Brutal Truths

Posted on Thursday 19 April 2012

There’s another really amazing post on the Crying Out Now blog. The article talks about how hitting rock bottom for an alcoholic doesn\’t necessarily have to resemble a scene from the A&E TV series Intervention.

Here are some brutal truths from a woman now eight months sober:

If you’re still drinking, here’s what I want you to know:

  • Your rock bottom can look nothing like a scene from Intervention and you can still be an alcoholic.
  • If you don’t cheat on your spouse, lose your kids or get a DUI, you can still be an alcoholic.
  • If you only drink on the weekend, you can still be an alcoholic.
  • If you don’t hide bottles of alcohol in the house, you can still be an alcoholic.
  • If no one would ever guess that you have a problem, you can still be an alcoholic.
  • If you can’t wrap your mind around a Higher Power, you can still get help.

If you’ve stopped drinking but still sometimes feel a little guilty for getting to miss out on a low bottom:

  • If you can get through an entire episode of Mad Men without wanting to go on a drinking binge (or smoking binge for that matter), you can still be an alcoholic.
  • If a friend comes over and puts a bottle of Jagermeister in your freezer and you’re not tempted to sneak sips, you can still be an alcoholic. Well, maybe not Jagermeister. That shit is vile. I only use that example because it happened to me last weekend. Let’s change it to a frosty bottle of Lemoncello.
  • If you somehow managed to lose weight after you stopped drinking, even after consuming huge amounts of chocolate and ice cream, you can still be an alcoholic.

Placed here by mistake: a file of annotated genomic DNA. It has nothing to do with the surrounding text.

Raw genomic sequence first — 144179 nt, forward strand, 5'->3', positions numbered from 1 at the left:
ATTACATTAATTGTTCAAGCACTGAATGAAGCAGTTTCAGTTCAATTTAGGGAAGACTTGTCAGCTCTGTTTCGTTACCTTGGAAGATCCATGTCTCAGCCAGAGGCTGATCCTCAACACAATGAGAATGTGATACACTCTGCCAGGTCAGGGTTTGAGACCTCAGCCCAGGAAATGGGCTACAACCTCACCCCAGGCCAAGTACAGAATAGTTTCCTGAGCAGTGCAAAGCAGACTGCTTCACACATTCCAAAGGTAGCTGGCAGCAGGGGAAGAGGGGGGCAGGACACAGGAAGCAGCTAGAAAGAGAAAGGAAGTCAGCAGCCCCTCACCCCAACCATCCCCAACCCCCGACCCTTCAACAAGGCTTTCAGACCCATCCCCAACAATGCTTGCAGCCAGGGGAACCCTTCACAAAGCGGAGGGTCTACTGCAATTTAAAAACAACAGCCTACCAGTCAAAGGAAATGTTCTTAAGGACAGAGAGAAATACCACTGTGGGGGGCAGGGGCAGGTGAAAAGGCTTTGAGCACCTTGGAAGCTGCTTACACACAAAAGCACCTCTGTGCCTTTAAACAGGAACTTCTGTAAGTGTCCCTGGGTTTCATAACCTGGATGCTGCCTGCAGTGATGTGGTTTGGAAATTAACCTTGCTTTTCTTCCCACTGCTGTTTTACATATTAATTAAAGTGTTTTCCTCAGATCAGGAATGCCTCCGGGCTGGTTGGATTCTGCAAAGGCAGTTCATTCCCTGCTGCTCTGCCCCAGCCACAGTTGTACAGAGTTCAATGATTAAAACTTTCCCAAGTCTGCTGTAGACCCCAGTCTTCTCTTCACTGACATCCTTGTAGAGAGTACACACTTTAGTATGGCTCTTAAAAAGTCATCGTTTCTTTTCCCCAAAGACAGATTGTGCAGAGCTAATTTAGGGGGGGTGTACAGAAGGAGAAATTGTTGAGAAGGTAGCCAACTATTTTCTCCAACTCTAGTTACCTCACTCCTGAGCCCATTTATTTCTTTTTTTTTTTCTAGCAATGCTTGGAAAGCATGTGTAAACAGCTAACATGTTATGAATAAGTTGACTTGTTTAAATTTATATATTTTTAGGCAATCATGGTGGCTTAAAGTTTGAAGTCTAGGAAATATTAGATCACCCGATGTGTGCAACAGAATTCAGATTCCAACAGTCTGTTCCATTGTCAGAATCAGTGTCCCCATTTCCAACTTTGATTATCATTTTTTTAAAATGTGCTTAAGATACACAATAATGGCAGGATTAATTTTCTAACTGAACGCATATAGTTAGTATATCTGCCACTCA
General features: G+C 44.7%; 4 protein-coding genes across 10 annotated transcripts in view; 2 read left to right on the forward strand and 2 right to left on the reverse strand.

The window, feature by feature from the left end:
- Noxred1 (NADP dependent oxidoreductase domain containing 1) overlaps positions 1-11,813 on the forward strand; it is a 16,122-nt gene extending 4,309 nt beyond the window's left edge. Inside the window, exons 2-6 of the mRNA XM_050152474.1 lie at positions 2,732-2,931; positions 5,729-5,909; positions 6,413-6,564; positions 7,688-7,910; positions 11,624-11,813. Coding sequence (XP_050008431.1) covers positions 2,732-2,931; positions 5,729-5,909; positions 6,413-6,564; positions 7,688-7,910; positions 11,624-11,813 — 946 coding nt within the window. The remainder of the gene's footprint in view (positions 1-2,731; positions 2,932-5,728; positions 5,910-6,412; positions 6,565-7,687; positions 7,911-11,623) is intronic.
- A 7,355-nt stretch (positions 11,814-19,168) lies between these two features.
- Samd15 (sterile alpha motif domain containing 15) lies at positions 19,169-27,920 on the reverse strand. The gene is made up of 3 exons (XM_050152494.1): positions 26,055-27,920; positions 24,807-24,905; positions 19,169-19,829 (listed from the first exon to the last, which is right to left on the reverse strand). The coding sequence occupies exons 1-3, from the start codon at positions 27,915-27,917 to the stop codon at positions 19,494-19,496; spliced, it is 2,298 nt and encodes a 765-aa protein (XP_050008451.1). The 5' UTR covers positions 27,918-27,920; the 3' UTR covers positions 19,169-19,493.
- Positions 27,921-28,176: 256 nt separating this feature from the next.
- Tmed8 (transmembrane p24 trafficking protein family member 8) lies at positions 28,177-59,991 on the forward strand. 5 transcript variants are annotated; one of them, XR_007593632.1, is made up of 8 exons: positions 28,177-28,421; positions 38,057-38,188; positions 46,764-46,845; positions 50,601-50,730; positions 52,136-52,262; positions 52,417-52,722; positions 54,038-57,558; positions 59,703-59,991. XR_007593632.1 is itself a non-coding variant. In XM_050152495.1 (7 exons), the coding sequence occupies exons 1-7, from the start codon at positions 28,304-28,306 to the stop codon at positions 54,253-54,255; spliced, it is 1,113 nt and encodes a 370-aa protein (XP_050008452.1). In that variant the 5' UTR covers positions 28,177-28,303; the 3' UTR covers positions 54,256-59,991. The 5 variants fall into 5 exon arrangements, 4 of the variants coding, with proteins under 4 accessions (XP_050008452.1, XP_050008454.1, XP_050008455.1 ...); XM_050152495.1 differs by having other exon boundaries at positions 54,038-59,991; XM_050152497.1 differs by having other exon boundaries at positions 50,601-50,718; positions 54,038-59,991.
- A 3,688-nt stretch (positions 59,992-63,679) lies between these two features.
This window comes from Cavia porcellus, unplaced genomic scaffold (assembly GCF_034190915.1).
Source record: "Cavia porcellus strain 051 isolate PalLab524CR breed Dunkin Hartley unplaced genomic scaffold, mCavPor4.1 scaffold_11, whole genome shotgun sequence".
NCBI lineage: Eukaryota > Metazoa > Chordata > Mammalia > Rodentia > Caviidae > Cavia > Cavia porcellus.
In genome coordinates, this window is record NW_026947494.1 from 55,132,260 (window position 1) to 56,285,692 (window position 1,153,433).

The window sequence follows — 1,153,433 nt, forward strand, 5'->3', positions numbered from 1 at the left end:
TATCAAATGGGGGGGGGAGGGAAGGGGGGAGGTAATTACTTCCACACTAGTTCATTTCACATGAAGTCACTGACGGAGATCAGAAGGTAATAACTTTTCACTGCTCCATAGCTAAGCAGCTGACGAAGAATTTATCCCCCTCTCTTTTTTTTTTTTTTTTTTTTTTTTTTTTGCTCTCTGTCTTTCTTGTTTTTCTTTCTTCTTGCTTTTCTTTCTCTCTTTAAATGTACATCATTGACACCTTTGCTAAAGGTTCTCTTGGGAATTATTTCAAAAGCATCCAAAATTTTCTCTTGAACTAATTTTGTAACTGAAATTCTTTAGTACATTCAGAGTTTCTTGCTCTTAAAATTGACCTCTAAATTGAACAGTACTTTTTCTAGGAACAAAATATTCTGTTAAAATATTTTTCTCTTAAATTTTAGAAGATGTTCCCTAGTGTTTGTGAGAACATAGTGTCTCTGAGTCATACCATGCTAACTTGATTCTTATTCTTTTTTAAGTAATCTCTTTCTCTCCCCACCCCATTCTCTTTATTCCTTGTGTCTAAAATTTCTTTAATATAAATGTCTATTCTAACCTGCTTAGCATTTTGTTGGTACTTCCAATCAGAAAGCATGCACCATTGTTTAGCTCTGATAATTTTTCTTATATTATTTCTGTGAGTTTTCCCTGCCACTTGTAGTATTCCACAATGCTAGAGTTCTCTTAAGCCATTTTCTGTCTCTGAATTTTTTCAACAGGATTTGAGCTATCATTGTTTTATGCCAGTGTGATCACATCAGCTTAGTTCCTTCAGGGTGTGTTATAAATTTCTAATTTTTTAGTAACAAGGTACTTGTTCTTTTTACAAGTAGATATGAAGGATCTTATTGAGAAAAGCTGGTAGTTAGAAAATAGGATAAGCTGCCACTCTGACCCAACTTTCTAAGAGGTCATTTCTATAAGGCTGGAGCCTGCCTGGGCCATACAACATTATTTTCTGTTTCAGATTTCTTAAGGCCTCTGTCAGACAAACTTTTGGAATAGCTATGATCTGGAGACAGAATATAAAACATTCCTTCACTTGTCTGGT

These are some brutal truths told by someone who has been there, and is now a recovering alcoholic–sober for the past eight months.

Ellie’s been lucky so far in my opinion.

  • She hasn’t ended up in jail or the hospital because of her drinking or drug use.
  • She hasn’t lost her job.
  • She hasn’t flunked out of school–but I think she came pretty close to losing her scholarship last semester, given how angry she became when her father asked about her grades.
  • She hasn’t gotten raped while drunk or high.
  • She hasn’t killed or injured anyone or been arrested or hospitalized because she was driving drunk or high–though I am guessing her car accident in January was probably due to her being high or drunk more likely than not.

However, I seriously doubt that will remain the case for long. The longer she is an active alcoholic and drug addict the greater the odds something bad will happen to her.

Last summer and fall, I promised Ellie and her mother I would be there for her, if she should want my help. For a short while longer I will hold myself to that promise–but only for a short while longer. And, only if Ellie makes her amends to me; shows me that she has made a place for me by her side; and shows me that she is as committed to keeping me there as I have been to being there for her these last nine months.

She has to admit the truth of who and what we have been to each other publicly; she has to apologize for how she has treated me and hurt me; she has to take responsibility for her lies and actions of the past nine months; and, finally, she has to show that she cares for me as I have always cared for her.